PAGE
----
From The Brooklyn Rail, this interview: ” Emily Flake with Allegra Frazier.”
If I had to pinpoint what fueled my childhood addiction to comics and cartoons, much of the credit would go to the ready supply of comic books available from the local used book store run by a portly old guy named Victor. Half a century ago, the empty store in the photo above was, for me, comic book heaven.
Victor, always in a rumpled dark blue suit, always with a cigar in his mouth, held court at his cluttered desk, his back to the storefront window. The store was long and narrow with a main display area smack in the middle running lengthwise, separating the store in half, creating two aisles. The aisle to the left was exclusively for books, the aisle to the right was dedicated to books and comic books. I’ve no idea what Victor charged for books, but comic books were three for ten cents — a real deal.
Unlike well-lit modern comic book stores, with their wares sitting upright for easy browsing, Victor’s store was dimly lit; his comic books were stacked at least two feet high. The comic book stacks began with Disney titles and petered out with Classics Illustrated. In between were Batman, Superman, Green Lantern, The Flash, etc. — each character occupied their own stack.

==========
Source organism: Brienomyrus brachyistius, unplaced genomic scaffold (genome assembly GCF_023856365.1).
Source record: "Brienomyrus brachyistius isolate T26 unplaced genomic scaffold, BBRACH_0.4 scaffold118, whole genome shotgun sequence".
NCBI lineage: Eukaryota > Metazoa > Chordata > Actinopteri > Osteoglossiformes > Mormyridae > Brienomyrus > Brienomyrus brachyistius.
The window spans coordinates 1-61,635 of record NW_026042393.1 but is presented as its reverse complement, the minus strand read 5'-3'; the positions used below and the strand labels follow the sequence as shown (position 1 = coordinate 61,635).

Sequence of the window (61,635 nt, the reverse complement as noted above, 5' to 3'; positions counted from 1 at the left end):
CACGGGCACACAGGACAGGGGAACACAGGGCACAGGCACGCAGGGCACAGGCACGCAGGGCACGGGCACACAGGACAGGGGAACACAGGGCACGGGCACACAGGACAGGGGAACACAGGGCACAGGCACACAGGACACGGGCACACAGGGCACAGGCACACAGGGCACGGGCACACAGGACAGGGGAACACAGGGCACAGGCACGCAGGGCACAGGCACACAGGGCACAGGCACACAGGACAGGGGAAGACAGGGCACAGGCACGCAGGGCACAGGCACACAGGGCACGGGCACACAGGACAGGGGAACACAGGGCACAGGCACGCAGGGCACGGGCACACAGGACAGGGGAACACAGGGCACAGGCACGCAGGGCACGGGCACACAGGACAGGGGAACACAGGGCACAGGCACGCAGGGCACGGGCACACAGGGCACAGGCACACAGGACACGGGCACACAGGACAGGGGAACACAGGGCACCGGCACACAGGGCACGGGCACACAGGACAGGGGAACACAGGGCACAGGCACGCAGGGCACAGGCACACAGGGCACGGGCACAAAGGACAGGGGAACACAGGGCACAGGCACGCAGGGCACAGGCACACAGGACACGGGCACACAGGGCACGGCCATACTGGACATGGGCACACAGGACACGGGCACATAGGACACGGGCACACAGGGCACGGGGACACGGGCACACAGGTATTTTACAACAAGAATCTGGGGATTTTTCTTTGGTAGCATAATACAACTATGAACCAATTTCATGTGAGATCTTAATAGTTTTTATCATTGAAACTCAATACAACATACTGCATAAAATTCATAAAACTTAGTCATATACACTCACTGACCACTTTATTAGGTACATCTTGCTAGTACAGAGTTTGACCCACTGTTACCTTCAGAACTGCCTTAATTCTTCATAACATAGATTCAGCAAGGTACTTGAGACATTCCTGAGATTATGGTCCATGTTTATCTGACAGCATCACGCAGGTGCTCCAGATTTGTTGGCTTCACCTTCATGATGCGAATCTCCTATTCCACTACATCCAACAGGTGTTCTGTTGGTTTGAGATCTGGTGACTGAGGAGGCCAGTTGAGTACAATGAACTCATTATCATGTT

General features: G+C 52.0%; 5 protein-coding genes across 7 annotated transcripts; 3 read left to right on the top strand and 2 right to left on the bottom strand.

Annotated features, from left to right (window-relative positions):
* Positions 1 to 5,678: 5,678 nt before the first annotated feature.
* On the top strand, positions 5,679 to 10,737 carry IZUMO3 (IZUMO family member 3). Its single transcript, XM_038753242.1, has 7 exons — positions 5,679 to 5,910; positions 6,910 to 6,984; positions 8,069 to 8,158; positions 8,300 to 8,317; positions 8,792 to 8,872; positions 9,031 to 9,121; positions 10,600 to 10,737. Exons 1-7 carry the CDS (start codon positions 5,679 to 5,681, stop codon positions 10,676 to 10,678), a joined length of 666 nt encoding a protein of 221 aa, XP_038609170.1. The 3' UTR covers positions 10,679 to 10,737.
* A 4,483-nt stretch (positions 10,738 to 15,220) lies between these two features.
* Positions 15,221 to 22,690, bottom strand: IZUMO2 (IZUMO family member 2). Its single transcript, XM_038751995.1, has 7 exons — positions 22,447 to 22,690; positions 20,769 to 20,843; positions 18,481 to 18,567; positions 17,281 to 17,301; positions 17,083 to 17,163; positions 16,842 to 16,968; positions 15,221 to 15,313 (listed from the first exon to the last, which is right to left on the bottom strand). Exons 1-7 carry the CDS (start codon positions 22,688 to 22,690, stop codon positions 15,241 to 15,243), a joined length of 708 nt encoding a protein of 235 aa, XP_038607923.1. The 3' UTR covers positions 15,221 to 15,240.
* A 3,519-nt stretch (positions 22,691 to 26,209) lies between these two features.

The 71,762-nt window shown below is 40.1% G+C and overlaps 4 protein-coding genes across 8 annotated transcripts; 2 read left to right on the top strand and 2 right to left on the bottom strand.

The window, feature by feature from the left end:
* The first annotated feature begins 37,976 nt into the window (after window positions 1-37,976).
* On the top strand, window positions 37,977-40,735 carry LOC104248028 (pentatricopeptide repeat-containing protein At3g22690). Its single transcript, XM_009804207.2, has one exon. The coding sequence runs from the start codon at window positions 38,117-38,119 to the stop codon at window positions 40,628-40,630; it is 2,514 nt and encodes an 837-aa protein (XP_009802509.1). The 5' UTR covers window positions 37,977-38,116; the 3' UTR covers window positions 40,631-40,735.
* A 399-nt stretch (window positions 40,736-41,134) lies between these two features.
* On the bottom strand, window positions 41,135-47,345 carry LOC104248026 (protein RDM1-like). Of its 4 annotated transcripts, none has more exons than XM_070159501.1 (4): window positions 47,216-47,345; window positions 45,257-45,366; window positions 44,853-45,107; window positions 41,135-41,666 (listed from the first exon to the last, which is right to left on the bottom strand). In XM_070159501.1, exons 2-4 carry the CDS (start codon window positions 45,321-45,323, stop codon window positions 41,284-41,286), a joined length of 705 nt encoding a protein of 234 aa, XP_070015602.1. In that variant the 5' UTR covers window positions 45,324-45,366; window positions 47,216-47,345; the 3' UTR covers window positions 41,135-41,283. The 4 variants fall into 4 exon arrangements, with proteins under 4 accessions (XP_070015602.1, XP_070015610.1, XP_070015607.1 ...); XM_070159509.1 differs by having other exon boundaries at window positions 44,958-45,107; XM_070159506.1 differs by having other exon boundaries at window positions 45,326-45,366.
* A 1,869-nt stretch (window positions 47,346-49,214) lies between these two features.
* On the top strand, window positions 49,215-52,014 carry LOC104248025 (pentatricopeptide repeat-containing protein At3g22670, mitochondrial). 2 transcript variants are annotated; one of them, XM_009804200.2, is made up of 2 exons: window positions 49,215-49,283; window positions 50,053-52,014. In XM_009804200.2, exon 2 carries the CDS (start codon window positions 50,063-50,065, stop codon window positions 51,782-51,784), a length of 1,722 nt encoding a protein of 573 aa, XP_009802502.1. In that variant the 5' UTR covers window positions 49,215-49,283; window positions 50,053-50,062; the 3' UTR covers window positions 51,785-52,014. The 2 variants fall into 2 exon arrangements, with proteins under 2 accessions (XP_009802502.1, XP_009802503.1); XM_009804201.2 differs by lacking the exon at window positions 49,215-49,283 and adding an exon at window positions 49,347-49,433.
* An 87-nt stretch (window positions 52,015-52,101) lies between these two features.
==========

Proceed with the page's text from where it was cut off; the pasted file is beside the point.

Every once in awhile Victor would come out from behind his desk and navigate this way through the crowded books aisle to fetch a book, then slowly make his way back to his desk. He never interrupted my browsing, never spoke other than to say, “Whatcha got here,” as I placed my three comic books before him. I’d hand him a dime and say, “Thanks,” as I headed out the door. The perfect conversation between a seven year old buyer and an elderly seller.
The latest cartoonist spotlighted in the Cartoon Bank’s “Meet the Cartoonist” series: Victoria Roberts. Read it here.
Take a look at these great photographs of New Yorker cartoonists taken by Anne Hall Elser, a long time editorial staff member of the magazine. The gallery of photos includes Charles Addams, Edward Koren, Arnie Levin, William Steig, P.C. Vey, Roz Chast, James Stevenson, Charles Barsotti, Gahan Wilson, Victoria Roberts, George Price, George Booth, and Ed Arno
I’m not sure if Harold Ross ever made the cover of any magazine other than this August 1948 issue of The American Mercury (the twelve page in-house New Yorker parody, dated November 6, 1926, with Ross in silhouette as Eustace Tilley, is an exception). The Mercury’s nine page cover story by Allen Churchill is a quick and fun read. Dale Kramer’s 1951 biography, Ross and The New Yorker, is a step-up from Churchill’s article. Thomas Kunkel’s Ross biography, Genius in Disguise is the final word.